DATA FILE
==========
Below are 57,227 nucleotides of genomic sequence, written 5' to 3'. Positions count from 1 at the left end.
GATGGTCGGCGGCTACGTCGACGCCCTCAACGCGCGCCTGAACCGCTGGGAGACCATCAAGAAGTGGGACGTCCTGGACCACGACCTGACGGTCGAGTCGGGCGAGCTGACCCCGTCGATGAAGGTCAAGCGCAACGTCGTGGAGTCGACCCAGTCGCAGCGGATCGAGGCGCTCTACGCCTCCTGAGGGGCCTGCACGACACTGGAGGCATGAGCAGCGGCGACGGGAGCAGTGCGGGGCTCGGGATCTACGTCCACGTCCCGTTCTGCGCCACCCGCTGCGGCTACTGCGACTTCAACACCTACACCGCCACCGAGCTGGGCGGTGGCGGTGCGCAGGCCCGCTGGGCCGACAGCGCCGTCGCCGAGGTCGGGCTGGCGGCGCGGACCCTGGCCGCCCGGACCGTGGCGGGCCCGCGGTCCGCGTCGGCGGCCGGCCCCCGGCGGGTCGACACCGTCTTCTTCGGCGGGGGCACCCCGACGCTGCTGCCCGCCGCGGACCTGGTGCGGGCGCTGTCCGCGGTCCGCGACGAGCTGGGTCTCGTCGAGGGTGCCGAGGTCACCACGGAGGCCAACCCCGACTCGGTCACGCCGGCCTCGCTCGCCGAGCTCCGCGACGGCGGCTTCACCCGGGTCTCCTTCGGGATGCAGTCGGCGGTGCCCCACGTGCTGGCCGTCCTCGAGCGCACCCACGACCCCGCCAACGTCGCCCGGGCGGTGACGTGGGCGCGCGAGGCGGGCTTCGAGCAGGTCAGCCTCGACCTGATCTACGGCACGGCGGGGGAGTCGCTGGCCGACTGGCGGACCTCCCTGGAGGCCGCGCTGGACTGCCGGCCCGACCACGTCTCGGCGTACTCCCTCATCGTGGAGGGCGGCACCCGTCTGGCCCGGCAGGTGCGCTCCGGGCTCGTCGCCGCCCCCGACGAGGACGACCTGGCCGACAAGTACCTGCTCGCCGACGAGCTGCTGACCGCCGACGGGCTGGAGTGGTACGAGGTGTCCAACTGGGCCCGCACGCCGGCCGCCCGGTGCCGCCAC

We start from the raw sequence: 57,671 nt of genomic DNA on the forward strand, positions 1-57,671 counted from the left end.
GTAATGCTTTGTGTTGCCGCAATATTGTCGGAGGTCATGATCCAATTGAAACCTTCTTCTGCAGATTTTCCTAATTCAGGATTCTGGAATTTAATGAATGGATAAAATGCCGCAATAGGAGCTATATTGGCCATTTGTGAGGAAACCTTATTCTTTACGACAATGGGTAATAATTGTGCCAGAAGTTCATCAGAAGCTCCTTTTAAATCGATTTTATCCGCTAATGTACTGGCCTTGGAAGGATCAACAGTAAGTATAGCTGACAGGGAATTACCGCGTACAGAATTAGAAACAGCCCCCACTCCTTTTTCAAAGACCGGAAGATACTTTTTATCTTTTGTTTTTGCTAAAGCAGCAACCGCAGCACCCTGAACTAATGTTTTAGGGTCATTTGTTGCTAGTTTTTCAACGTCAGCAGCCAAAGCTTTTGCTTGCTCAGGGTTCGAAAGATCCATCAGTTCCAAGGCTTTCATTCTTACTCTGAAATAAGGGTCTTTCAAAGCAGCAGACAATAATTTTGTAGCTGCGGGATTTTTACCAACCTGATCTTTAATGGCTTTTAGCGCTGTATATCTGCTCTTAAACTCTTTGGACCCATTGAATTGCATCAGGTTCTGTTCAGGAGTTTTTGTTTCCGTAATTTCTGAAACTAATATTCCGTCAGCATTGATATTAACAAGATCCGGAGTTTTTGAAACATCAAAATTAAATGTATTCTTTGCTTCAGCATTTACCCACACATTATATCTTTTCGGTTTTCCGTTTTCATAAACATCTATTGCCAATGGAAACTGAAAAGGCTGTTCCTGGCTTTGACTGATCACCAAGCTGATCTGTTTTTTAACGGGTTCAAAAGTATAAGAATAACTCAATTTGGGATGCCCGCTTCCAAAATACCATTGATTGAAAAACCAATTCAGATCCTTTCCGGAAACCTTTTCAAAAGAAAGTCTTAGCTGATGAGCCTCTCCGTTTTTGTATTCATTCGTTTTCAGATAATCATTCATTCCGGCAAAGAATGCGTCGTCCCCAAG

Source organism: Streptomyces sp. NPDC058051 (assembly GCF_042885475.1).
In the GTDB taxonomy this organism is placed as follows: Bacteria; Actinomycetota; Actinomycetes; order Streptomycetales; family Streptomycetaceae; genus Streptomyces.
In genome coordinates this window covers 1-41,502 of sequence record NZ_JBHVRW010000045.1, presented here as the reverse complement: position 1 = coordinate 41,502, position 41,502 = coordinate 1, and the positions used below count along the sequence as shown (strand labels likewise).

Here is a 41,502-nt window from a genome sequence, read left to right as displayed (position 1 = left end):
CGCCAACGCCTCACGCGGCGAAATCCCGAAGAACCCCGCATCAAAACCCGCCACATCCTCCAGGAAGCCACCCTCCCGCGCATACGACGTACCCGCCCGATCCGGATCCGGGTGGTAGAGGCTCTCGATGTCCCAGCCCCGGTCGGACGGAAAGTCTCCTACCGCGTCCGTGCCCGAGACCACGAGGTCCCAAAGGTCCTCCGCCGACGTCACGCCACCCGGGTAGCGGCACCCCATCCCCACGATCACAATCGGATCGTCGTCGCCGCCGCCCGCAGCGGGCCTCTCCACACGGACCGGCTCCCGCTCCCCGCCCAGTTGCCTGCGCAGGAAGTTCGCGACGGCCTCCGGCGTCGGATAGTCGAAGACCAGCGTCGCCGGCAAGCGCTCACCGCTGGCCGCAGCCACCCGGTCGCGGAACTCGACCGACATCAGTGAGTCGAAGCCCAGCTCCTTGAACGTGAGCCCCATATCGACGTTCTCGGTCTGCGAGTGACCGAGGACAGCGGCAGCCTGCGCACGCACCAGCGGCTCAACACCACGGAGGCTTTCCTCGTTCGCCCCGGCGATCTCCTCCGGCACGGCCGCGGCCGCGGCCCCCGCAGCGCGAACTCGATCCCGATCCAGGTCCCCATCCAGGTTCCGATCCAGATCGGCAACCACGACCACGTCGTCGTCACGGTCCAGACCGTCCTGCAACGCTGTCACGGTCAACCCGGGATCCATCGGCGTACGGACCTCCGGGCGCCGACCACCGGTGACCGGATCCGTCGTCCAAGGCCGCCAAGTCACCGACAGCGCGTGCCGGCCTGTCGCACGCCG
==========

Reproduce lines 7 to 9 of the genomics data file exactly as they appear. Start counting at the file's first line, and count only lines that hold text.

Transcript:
In genome coordinates this window covers 1-41,502 of sequence record NZ_JBHVRW010000045.1, presented here as the reverse complement: position 1 = coordinate 41,502, position 41,502 = coordinate 1, and the positions used below count along the sequence as shown (strand labels likewise).

Here is a 41,502-nt window from a genome sequence, read left to right as displayed (position 1 = left end):
CGCCAACGCCTCACGCGGCGAAATCCCGAAGAACCCCGCATCAAAACCCGCCACATCCTCCAGGAAGCCACCCTCCCGCGCATACGACGTACCCGCCCGATCCGGATCCGGGTGGTAGAGGCTCTCGATGTCCCAGCCCCGGTCGGACGGAAAGTCTCCTACCGCGTCCGTGCCCGAGACCACGAGGTCCCAAAGGTCCTCCGCCGACGTCACGCCACCCGGGTAGCGGCACCCCATCCCCACGATCACAATCGGATCGTCGTCGCCGCCGCCCGCAGCGGGCCTCTCCACACGGACCGGCTCCCGCTCCCCGCCCAGTTGCCTGCGCAGGAAGTTCGCGACGGCCTCCGGCGTCGGATAGTCGAAGACCAGCGTCGCCGGCAAGCGCTCACCGCTGGCCGCAGCCACCCGGTCGCGGAACTCGACCGACATCAGTGAGTCGAAGCCCAGCTCCTTGAACGTGAGCCCCATATCGACGTTCTCGGTCTGCGAGTGACCGAGGACAGCGGCAGCCTGCGCACGCACCAGCGGCTCAACACCACGGAGGCTTTCCTCGTTCGCCCCGGCGATCTCCTCCGGCACGGCCGCGGCCGCGGCCCCCGCAGCGCGAACTCGATCCCGATCCAGGTCCCCATCCAGGTTCCGATCCAGATCGGCAACCACGACCACGTCGTCGTCACGGTCCAGACCGTCCTGCAACGCTGTCACGGTCAACCCGGGATCCATCGGCGTACGGACCTCCGGGCGCCGACCACCGGTGACCGGATCCGTCGTCCAAGGCCGCCAAGTCACCGACAGCGCGTGCCGGCCTGTCGCACGCCG